Reviewed by Mandi
He was the Duke of Montgomery. He’d successfully blackmailed the King. He was about to blackmail himself a wife. No one loved him.
And that was the way he liked it.
The hero in this book, Valentine Napier, the Duke of Montgomery, is a villain. He blackmails everyone. (no, really). He murders people. He is cunning, arrogant, but he also has this child-like playfulness to him – I’m not talking giggles but more – his childhood was so messed up that he has this immature side. He wants to play, but doesn’t know how to play nice – and never mistake his playfulness for weakness.
The Duke of Montgomery was as deadly as a coiled adder discovered suddenly at one’s feet.
The only person that can wrangle him, is his housekeeper, Bridget Crumb.
Bridget loves her job – she runs Val’s house to perfection, keeping all the servants in line, no matter how poorly Val treats them or his eccentricities he puts on display. Bridget was born to an aristocratic woman, but her father was a footman. Her mother hid her pregnancy and then placed the baby with foster parents. Bridget knows who her mother is (readers of this series will too) and the only reason she took this housekeeper position is because Val is blackmailing her mother. Bridget’s goal is to find the letters Val is using to blackmail her mother, retrieve them and give her mother some peace. But Val is sly. Very, very sly and finding the letters proves to be quite difficult.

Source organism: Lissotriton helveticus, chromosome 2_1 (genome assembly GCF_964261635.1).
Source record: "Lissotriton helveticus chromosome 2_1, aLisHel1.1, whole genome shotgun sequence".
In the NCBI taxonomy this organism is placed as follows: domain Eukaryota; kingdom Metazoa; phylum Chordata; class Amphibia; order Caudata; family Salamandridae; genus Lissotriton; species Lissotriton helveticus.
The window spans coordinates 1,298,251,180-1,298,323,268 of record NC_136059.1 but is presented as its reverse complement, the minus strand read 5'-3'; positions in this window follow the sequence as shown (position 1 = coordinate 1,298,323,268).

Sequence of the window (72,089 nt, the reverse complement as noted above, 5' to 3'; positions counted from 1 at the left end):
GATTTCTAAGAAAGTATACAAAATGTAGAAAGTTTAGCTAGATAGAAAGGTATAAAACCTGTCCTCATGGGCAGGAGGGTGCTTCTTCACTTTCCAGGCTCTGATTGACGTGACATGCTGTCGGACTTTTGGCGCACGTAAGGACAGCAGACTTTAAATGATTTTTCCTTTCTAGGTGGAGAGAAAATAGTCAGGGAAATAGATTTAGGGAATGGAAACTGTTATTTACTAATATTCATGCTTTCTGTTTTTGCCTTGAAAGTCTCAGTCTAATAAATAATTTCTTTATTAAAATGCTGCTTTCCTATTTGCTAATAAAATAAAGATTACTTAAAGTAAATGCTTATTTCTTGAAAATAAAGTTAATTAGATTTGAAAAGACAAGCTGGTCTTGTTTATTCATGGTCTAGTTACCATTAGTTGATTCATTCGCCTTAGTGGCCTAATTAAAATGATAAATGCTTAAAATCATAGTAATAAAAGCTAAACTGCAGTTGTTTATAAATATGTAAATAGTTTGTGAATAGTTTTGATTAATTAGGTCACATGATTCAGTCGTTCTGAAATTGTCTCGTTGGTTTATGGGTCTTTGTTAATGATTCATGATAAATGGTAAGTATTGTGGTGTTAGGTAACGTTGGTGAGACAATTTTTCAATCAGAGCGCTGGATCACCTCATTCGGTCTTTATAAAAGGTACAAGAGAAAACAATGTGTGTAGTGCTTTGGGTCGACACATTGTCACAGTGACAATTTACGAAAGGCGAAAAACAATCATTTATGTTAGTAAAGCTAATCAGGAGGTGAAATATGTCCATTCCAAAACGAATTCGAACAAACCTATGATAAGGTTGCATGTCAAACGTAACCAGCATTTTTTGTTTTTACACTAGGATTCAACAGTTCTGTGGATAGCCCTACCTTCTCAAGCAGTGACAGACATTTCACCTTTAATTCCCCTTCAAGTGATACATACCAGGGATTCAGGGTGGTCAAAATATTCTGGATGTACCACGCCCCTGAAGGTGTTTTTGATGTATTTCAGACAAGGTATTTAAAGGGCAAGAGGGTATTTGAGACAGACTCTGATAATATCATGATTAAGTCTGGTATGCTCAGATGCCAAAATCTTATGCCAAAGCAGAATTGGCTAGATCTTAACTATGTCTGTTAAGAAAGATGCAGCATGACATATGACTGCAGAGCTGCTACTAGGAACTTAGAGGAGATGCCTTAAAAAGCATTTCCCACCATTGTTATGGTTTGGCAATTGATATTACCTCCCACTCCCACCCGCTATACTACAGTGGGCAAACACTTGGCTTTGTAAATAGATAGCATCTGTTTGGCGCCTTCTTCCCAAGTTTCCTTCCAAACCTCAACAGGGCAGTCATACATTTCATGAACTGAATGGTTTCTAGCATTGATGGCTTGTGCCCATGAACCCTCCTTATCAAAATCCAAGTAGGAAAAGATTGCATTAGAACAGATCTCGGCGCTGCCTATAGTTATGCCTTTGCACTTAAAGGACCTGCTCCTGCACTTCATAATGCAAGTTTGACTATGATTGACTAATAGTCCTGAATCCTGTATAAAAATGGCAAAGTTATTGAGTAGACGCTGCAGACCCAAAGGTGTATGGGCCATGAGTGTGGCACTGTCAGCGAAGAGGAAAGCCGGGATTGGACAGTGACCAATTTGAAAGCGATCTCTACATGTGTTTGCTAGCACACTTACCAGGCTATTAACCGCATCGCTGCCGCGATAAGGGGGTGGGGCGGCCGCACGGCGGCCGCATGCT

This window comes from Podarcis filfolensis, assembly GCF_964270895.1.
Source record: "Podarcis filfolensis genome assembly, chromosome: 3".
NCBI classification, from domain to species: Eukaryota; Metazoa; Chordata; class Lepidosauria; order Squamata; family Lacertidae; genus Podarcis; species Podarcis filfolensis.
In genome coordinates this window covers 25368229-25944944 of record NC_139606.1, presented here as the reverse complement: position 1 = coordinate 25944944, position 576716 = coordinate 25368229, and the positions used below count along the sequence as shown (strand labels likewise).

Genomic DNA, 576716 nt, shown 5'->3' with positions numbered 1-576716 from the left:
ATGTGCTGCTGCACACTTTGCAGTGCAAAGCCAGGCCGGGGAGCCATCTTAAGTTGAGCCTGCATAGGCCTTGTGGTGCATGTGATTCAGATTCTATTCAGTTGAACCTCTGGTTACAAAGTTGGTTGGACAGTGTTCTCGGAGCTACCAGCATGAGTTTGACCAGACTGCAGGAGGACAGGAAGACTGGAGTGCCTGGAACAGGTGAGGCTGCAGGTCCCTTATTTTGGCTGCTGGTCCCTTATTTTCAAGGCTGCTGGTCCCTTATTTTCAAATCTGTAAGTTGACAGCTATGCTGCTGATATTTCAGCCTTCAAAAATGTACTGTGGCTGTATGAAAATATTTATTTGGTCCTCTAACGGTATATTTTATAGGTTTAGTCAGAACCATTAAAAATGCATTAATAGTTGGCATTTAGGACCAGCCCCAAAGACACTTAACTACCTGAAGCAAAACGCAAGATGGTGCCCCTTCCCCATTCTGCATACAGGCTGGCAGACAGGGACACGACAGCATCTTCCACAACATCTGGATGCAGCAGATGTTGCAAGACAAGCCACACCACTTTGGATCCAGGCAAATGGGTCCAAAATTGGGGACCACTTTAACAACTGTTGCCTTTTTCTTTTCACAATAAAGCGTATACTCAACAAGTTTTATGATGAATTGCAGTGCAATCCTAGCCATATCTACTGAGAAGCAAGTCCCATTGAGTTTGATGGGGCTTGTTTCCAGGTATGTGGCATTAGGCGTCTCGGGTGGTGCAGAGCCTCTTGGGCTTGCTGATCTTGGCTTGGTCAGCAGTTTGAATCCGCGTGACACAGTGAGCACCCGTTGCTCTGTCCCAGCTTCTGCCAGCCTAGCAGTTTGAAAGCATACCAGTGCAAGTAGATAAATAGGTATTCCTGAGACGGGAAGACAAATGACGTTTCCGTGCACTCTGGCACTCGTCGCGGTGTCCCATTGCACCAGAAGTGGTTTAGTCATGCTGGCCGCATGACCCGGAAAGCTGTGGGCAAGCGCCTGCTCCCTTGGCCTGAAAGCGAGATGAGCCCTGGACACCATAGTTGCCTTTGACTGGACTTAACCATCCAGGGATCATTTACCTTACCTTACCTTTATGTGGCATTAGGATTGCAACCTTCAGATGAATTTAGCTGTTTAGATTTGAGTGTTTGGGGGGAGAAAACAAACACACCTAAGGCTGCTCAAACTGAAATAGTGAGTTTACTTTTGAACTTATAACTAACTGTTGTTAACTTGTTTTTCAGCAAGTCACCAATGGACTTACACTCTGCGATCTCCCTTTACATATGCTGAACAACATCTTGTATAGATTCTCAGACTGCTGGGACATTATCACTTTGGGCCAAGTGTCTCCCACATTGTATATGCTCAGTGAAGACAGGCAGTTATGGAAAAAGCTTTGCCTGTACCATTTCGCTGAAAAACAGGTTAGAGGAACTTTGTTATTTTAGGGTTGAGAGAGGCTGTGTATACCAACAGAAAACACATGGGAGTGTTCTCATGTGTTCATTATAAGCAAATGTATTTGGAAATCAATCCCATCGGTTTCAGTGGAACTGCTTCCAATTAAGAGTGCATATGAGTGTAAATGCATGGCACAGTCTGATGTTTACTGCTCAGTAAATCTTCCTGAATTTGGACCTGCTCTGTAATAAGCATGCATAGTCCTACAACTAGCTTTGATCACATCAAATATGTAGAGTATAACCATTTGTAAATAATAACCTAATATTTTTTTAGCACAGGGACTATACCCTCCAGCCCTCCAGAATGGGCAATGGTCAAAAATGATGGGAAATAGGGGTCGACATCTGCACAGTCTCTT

Val’s childhood was horrific. His father belonged to a secret society that had annual initiation rituals including kidnapping, rape and murder. Val was a witness to all of this, and an attempt to initiate him also occurred. His father would give Val kittens at a young age, and when Val grew to love them and care for them, his father would kill the kittens in front of him. Val was taught that everything he grew to love, would die a horrible death. His mother hated him too – so let’s just say, as an adult, Val isn’t 100% stable and his idea of loving someone isn’t healthy.
Bridget is definitely wary of Val and his moods, but she is also intrigued by him, and downright attracted to him. Val walks around in the nude around her, as he pretty much has zero shame. Val is very sensuous in this book, but he is such a different type of hero. He isn’t growly or big or grumpy. He isn’t serious and arrogant (well, he is arrogant) and broody. He is flamboyant. He wears pink and bright blue, and walks around in a dragon robe. His hair is long and wild. He is more on the shorter, slender side. Did I mention he has a full nude portrait of himself in his bedroom?
“You really are the vainest man in the world,” she said wonderingly.